More importantly he now has the backing of CY Leung to make it happen.

For now the specifics of the changes proposed by Dewey and his small team are understandably proprietary but they are focused on making Hong Kong an attractive base for aircraft leasing companies. In the same vein as Ireland, Singapore and Malta, the basis for attracting aircraft lessors is the tax environment. Hong Kong currently has a corporate tax rate of 16.5% but Dewey states that tax enhancements are currently “under advisement”. Ireland’s headline corporation tax rate of 12.5% on trading profits with a deduction for expenses attracts lessors in droves as does its eight-year tax depreciation regime. Although Singapore has a headline corporate tax rate of 17%, under its Aircraft Leasing Scheme incentive, the applicable rate on qualifying income can drop to 10% or even 5% (For more detail on aircraft leasing in Ireland, Singapore and Malta, please review “No friends like old friends” in Airline Economics March/April 2013, Issue 13, pp 42-47). Although it has not been revealed how Hong Kong tax regime will change, it seems logical for any amendments to the existing tax regime to follow the same path as Singapore for the treatment of corporation tax for aircraft leasing companies.

Withholding Tax is also a concern for lessors, which relates directly to particular countries comprehensive Double Taxation Agreements (DTA) – a bilateral agreement between two countries to avoid double taxation that may arise as a result of the application of their respective domestic tax laws.  Ireland has over 70 treaties, Singapore over 70 and Hong Kong over 30.  An example of the importance and its relevance is straightforward.  Say an aircraft is leased from Ireland to China, the withholding tax DTA rate is 6%.  However, if the same aircraft is leased from Hong Kong to China, the DTA rate is 7%.  This represents a 1% leakage, a significant amount, in real dollars and not attractive for lessors seeking to maximise profitability. This is why the Hong Kong Development Commission is also working on reducing this figure as far as possible.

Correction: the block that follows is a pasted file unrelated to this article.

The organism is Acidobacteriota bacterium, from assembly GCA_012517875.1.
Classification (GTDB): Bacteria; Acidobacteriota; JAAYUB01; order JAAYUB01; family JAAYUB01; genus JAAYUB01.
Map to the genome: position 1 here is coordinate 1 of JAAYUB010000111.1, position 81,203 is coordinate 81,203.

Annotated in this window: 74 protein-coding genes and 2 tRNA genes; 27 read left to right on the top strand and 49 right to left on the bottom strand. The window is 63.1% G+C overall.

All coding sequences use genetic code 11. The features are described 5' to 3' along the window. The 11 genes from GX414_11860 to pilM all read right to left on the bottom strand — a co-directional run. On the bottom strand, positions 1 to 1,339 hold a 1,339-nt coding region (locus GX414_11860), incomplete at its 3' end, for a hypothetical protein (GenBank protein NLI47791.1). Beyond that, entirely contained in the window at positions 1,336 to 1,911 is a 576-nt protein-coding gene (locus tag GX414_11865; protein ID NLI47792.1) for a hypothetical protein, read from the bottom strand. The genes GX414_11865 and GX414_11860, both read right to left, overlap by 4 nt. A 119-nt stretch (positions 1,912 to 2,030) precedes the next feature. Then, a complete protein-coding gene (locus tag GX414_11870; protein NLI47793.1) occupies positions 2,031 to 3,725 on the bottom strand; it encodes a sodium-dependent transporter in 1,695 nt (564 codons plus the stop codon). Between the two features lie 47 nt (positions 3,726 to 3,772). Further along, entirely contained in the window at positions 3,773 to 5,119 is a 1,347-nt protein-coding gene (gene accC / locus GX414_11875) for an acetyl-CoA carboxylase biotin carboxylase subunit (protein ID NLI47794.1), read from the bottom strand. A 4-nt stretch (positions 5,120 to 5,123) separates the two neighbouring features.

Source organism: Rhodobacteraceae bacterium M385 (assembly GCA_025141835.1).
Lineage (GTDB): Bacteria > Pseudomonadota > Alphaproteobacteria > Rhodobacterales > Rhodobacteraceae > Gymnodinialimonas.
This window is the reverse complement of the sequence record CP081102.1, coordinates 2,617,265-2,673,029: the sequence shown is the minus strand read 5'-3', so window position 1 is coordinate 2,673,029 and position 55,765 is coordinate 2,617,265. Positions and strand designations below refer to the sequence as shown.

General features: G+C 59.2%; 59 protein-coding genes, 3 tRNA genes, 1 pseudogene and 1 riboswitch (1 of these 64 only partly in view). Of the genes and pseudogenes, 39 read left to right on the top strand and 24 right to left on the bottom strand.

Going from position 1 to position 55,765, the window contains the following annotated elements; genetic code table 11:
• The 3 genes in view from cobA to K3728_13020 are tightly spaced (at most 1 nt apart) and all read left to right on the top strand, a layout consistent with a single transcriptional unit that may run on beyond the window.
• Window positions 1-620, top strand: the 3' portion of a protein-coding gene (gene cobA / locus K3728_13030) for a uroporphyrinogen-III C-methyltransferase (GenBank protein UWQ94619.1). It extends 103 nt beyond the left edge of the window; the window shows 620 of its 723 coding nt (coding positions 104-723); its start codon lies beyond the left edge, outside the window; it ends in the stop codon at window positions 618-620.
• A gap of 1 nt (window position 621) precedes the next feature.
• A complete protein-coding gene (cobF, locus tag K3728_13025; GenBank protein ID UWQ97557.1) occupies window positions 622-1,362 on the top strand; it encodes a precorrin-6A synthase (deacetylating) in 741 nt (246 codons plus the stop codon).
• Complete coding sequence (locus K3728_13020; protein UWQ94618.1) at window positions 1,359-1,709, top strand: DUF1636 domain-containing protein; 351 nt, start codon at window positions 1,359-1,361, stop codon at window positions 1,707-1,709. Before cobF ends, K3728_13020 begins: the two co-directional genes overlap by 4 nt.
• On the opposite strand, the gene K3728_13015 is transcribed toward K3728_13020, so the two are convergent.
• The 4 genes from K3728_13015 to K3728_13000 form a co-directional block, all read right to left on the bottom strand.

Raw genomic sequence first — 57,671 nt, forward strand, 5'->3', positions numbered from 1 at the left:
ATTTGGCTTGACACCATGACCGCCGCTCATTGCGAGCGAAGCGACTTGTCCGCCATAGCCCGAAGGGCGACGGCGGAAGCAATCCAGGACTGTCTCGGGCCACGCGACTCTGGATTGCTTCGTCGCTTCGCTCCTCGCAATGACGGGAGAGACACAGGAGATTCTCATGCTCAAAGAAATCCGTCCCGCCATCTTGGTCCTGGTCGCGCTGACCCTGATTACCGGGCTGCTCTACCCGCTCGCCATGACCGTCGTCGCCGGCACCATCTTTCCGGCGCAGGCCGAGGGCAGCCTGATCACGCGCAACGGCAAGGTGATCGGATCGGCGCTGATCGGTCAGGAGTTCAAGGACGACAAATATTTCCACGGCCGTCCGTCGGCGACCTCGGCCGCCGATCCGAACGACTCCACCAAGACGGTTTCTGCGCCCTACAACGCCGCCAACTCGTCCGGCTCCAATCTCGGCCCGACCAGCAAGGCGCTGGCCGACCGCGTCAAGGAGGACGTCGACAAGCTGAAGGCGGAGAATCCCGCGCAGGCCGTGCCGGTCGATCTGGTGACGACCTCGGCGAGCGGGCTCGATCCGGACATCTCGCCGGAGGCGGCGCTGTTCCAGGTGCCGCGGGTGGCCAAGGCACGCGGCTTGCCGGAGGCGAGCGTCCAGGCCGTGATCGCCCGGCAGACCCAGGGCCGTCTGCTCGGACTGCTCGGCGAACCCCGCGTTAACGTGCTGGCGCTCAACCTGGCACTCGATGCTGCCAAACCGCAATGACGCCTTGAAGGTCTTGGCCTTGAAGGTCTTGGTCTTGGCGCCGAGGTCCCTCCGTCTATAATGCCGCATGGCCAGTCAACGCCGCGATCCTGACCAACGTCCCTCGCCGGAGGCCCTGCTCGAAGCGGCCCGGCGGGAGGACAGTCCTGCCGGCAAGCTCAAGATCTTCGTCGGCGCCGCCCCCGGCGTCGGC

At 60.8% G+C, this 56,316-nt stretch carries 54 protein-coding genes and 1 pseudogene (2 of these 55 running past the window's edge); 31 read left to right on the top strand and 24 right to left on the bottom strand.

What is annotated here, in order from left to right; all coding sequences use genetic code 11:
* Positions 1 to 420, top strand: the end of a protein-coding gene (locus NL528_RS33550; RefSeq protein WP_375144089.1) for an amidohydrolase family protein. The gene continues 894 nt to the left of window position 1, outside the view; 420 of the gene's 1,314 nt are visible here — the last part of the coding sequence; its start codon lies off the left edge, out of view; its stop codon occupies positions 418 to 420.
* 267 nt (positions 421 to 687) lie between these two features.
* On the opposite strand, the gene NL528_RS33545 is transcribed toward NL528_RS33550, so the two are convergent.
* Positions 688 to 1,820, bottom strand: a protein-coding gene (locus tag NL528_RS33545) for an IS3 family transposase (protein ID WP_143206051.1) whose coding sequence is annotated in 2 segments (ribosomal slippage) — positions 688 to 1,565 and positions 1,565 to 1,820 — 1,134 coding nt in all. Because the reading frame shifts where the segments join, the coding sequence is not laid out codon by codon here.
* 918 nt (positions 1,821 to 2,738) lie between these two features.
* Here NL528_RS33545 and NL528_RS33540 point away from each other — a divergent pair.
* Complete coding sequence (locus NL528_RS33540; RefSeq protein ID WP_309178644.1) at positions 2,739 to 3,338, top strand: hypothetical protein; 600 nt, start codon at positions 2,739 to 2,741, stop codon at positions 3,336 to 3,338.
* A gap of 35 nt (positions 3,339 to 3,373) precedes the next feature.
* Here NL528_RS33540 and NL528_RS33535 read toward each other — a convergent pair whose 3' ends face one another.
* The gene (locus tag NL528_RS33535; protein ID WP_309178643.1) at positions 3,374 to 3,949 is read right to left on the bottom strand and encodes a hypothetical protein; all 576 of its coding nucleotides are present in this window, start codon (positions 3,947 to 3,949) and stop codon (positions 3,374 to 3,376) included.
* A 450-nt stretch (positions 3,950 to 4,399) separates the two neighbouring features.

An added bonus is that Hong Kong does not impose VAT, nor sales tax, or capital gains tax. The maximum salary tax is 20% and the maximum profit tax is 16.5%.

Currently however even though China has adopted the Cape Town Convention on International Interests in Mobile Equipment (Cape Town Convention), Hong Kong has not.  “Part of our work will be to push for ratification [of Cape Town],” says Dewey.

Although aircraft lessors stand to benefit the most from locating their business in Hong Kong under the proposed new tax regime, Dewey’s aim is not simply to transform Hong Kong into an aircraft leasing centre. “The overall intent is to create an aerospace financial hub,” he says. “This includes leasing, which is the biggest draw for funding since the aircraft are so expensive, but because Hong Kong is a global financial centre, aerospace firms based here will be able to utilise other aspects of the industry, the capital markets and private equity markets for example, which can immediately feed into this system. This is the beauty of setting Hong Kong up as an aerospace leasing and financing centre. This is what I have been promoting all along.”

Hong Kong is an established and powerful global financial centre that rivals New York and London for preeminence. In March 2014, Hong Kong ranked third behind New York and London in the most recent Global Financial Centres Index – the twice-yearly ranking of financial centres by z/ Z/Yen Group. Although Singapore was ranked fourth and has an existing tax-friendly environment for aircraft leasing, Dewey argues that it’s financial sector doesn’t have the capacity or size that Hong Kong has and its capital markets are much quieter. Even in Ireland – arguably the world centre for aircraft leasing – lessors continue to do most of their financing in London.